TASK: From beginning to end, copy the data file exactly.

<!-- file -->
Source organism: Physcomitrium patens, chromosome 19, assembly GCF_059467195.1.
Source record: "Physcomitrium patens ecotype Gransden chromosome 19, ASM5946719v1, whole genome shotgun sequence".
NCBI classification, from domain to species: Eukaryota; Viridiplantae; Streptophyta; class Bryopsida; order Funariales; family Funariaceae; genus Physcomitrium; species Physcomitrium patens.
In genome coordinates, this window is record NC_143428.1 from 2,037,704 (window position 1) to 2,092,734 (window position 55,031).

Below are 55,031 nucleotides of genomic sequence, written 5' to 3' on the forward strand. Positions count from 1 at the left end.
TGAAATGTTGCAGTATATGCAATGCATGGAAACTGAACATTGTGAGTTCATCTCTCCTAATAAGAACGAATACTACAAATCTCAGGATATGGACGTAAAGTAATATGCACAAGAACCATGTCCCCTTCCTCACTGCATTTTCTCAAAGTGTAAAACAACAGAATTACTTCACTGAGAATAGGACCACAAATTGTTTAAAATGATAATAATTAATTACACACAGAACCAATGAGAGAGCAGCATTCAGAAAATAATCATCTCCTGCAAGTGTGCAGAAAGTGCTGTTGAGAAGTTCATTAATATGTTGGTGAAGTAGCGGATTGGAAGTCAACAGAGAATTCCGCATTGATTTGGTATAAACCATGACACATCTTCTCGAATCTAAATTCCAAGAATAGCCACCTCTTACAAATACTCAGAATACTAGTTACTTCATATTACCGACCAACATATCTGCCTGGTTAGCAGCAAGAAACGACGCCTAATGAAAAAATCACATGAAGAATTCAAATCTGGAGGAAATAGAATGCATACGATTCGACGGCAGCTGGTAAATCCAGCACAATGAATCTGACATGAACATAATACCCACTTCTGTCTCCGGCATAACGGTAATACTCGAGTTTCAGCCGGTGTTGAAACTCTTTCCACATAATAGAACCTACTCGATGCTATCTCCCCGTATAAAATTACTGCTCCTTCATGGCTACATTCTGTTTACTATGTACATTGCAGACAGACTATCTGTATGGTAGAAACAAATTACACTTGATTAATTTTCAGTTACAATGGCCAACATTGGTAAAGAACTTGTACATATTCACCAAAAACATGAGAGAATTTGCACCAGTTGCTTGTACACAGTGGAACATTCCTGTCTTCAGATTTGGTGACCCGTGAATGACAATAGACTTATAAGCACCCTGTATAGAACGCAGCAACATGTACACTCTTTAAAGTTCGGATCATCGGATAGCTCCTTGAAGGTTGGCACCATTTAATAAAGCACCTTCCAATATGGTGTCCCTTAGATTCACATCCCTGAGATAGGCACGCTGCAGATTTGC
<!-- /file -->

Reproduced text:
Source organism: Physcomitrium patens, chromosome 19, assembly GCF_059467195.1.
Source record: "Physcomitrium patens ecotype Gransden chromosome 19, ASM5946719v1, whole genome shotgun sequence".
NCBI classification, from domain to species: Eukaryota; Viridiplantae; Streptophyta; class Bryopsida; order Funariales; family Funariaceae; genus Physcomitrium; species Physcomitrium patens.
In genome coordinates, this window is record NC_143428.1 from 2,037,704 (window position 1) to 2,092,734 (window position 55,031).

Below are 55,031 nucleotides of genomic sequence, written 5' to 3' on the forward strand. Positions count from 1 at the left end.
TGAAATGTTGCAGTATATGCAATGCATGGAAACTGAACATTGTGAGTTCATCTCTCCTAATAAGAACGAATACTACAAATCTCAGGATATGGACGTAAAGTAATATGCACAAGAACCATGTCCCCTTCCTCACTGCATTTTCTCAAAGTGTAAAACAACAGAATTACTTCACTGAGAATAGGACCACAAATTGTTTAAAATGATAATAATTAATTACACACAGAACCAATGAGAGAGCAGCATTCAGAAAATAATCATCTCCTGCAAGTGTGCAGAAAGTGCTGTTGAGAAGTTCATTAATATGTTGGTGAAGTAGCGGATTGGAAGTCAACAGAGAATTCCGCATTGATTTGGTATAAACCATGACACATCTTCTCGAATCTAAATTCCAAGAATAGCCACCTCTTACAAATACTCAGAATACTAGTTACTTCATATTACCGACCAACATATCTGCCTGGTTAGCAGCAAGAAACGACGCCTAATGAAAAAATCACATGAAGAATTCAAATCTGGAGGAAATAGAATGCATACGATTCGACGGCAGCTGGTAAATCCAGCACAATGAATCTGACATGAACATAATACCCACTTCTGTCTCCGGCATAACGGTAATACTCGAGTTTCAGCCGGTGTTGAAACTCTTTCCACATAATAGAACCTACTCGATGCTATCTCCCCGTATAAAATTACTGCTCCTTCATGGCTACATTCTGTTTACTATGTACATTGCAGACAGACTATCTGTATGGTAGAAACAAATTACACTTGATTAATTTTCAGTTACAATGGCCAACATTGGTAAAGAACTTGTACATATTCACCAAAAACATGAGAGAATTTGCACCAGTTGCTTGTACACAGTGGAACATTCCTGTCTTCAGATTTGGTGACCCGTGAATGACAATAGACTTATAAGCACCCTGTATAGAACGCAGCAACATGTACACTCTTTAAAGTTCGGATCATCGGATAGCTCCTTGAAGGTTGGCACCATTTAATAAAGCACCTTCCAATATGGTGTCCCTTAGATTCACATCCCTGAGATAGGCACGCTGCAGATTTGC